The gradual withdrawal of Russian-led peacekeeping troops from Kazakhstan has been completed, the Central Asian nation's Defense Ministry announced on Wednesday.
“The withdrawal of units of the Collective Peacekeeping Forces of the CSTO (Collective Security Treaty Organization) from Kazakhstan has been completed,” the ministry said in a statement.
The last units of the peacekeeping forces -- consisting of nearly 2,500 soldiers and 250 pieces of equipment -- from Russia, Belarus, Armenia, Kyrgyzstan, and Tajikistan left the airport of the former capital Almaty aboard an Il-76 aircraft of the Aerospace Forces of Russia, it added.
“This operation will go down in the history of the CSTO not only as an example of the practical application of the mechanisms worked out in the course of many years of cooperation, but also as a real confirmation of the allied spirit and military fraternity of our states,” according to Col. Olzhas Khusainov, head of the Department of International Cooperation of the Defense Ministry.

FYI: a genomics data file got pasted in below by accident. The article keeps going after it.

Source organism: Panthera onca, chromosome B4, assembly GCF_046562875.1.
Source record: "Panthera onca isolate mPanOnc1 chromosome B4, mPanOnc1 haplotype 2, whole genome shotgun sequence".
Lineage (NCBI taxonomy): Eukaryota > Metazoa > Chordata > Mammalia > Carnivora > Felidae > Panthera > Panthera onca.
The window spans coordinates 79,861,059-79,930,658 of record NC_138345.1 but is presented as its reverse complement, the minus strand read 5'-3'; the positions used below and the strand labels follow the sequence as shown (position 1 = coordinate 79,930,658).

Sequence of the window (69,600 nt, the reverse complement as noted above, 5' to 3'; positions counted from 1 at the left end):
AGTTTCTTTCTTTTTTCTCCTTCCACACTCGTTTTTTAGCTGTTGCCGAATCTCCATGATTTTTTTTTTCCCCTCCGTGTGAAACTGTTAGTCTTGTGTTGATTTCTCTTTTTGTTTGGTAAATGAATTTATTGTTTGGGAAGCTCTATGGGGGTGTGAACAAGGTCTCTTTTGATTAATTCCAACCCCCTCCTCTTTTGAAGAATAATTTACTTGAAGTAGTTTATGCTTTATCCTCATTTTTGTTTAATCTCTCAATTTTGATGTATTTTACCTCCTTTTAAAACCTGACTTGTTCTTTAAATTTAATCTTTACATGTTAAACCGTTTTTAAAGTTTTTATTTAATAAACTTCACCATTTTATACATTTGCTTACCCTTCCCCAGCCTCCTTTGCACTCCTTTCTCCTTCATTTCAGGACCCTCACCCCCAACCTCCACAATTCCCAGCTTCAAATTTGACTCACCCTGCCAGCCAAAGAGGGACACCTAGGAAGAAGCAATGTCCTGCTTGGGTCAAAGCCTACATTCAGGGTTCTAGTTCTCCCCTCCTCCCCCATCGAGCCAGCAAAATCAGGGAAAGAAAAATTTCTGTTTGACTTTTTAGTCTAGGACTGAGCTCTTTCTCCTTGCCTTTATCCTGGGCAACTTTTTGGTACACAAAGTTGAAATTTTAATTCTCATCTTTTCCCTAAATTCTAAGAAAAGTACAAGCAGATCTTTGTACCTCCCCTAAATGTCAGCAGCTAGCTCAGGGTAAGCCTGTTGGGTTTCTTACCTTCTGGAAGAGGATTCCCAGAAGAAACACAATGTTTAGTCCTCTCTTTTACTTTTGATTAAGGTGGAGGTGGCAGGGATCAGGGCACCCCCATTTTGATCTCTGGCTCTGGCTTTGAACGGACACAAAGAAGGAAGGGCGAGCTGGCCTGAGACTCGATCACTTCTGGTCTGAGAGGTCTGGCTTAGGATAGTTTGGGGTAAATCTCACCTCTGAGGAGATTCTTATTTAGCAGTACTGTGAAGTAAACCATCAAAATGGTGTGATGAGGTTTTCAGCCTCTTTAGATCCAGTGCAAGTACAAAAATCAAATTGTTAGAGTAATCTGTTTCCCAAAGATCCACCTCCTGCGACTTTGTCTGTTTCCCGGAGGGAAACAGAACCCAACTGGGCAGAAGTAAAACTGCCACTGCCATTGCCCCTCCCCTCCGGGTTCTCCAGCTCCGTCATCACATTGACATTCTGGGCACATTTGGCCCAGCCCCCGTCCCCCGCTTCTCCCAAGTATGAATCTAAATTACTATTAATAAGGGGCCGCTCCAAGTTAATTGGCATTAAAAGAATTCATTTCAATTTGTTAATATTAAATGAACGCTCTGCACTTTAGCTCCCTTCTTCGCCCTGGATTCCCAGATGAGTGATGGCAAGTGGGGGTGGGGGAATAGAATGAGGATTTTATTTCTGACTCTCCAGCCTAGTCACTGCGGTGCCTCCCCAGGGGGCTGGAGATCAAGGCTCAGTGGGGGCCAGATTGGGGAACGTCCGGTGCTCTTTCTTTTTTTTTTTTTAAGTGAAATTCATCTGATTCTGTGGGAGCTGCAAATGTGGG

On Jan. 2, massive protests broke out in Kazakhstan over a rise in liquefied petroleum gas (LPG) prices in the city of Zhanaozen in Mangystau, which later turned into clashes with the police, with the most violent developments in Kazakhstan's former capital Almaty.
Kazakhstan's President Kassym-Jomart Tokayev then requested help from the CSTO allies and in a short period, the peacekeepers arrived in the country and backed the Kazakh law enforcement in restoring order.
The end of emergency measures in Kazakhstan as of midnight Tuesday brought life back to normal, especially in the capital Nur-Sultan, the country's largest city Almaty, and the regions of Atyrau, Jambyl, Kyzylorda, and Mangistau.
Security measures on the streets and a curfew imposed at certain hours were lifted. Restrictions on travel into and out of cities were also removed.